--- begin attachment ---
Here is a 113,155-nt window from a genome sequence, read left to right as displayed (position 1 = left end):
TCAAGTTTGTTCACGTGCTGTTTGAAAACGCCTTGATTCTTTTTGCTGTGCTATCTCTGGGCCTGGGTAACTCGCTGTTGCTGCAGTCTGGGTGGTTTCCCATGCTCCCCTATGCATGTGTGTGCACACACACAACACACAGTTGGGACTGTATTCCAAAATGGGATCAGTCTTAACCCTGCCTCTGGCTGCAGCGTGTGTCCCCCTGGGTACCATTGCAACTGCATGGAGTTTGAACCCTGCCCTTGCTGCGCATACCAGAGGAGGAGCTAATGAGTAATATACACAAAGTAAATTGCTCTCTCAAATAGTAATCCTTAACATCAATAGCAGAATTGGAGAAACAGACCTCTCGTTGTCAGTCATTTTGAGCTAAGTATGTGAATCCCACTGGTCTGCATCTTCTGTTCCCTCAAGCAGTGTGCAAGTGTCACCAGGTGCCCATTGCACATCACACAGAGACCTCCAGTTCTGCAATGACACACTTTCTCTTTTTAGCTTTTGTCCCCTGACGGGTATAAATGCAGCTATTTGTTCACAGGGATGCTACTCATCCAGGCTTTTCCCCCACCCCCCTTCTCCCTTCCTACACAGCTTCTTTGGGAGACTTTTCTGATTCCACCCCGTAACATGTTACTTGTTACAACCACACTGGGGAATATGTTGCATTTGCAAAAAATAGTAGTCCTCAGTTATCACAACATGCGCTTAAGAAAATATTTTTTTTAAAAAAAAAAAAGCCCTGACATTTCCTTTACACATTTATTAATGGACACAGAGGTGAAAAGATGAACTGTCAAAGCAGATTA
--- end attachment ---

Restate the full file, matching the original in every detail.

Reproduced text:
Here is a 113,155-nt window from a genome sequence, read left to right as displayed (position 1 = left end):
TCAAGTTTGTTCACGTGCTGTTTGAAAACGCCTTGATTCTTTTTGCTGTGCTATCTCTGGGCCTGGGTAACTCGCTGTTGCTGCAGTCTGGGTGGTTTCCCATGCTCCCCTATGCATGTGTGTGCACACACACAACACACAGTTGGGACTGTATTCCAAAATGGGATCAGTCTTAACCCTGCCTCTGGCTGCAGCGTGTGTCCCCCTGGGTACCATTGCAACTGCATGGAGTTTGAACCCTGCCCTTGCTGCGCATACCAGAGGAGGAGCTAATGAGTAATATACACAAAGTAAATTGCTCTCTCAAATAGTAATCCTTAACATCAATAGCAGAATTGGAGAAACAGACCTCTCGTTGTCAGTCATTTTGAGCTAAGTATGTGAATCCCACTGGTCTGCATCTTCTGTTCCCTCAAGCAGTGTGCAAGTGTCACCAGGTGCCCATTGCACATCACACAGAGACCTCCAGTTCTGCAATGACACACTTTCTCTTTTTAGCTTTTGTCCCCTGACGGGTATAAATGCAGCTATTTGTTCACAGGGATGCTACTCATCCAGGCTTTTCCCCCACCCCCCTTCTCCCTTCCTACACAGCTTCTTTGGGAGACTTTTCTGATTCCACCCCGTAACATGTTACTTGTTACAACCACACTGGGGAATATGTTGCATTTGCAAAAAATAGTAGTCCTCAGTTATCACAACATGCGCTTAAGAAAATATTTTTTTTAAAAAAAAAAAAGCCCTGACATTTCCTTTACACATTTATTAATGGACACAGAGGTGAAAAGATGAACTGTCAAAGCAGATTA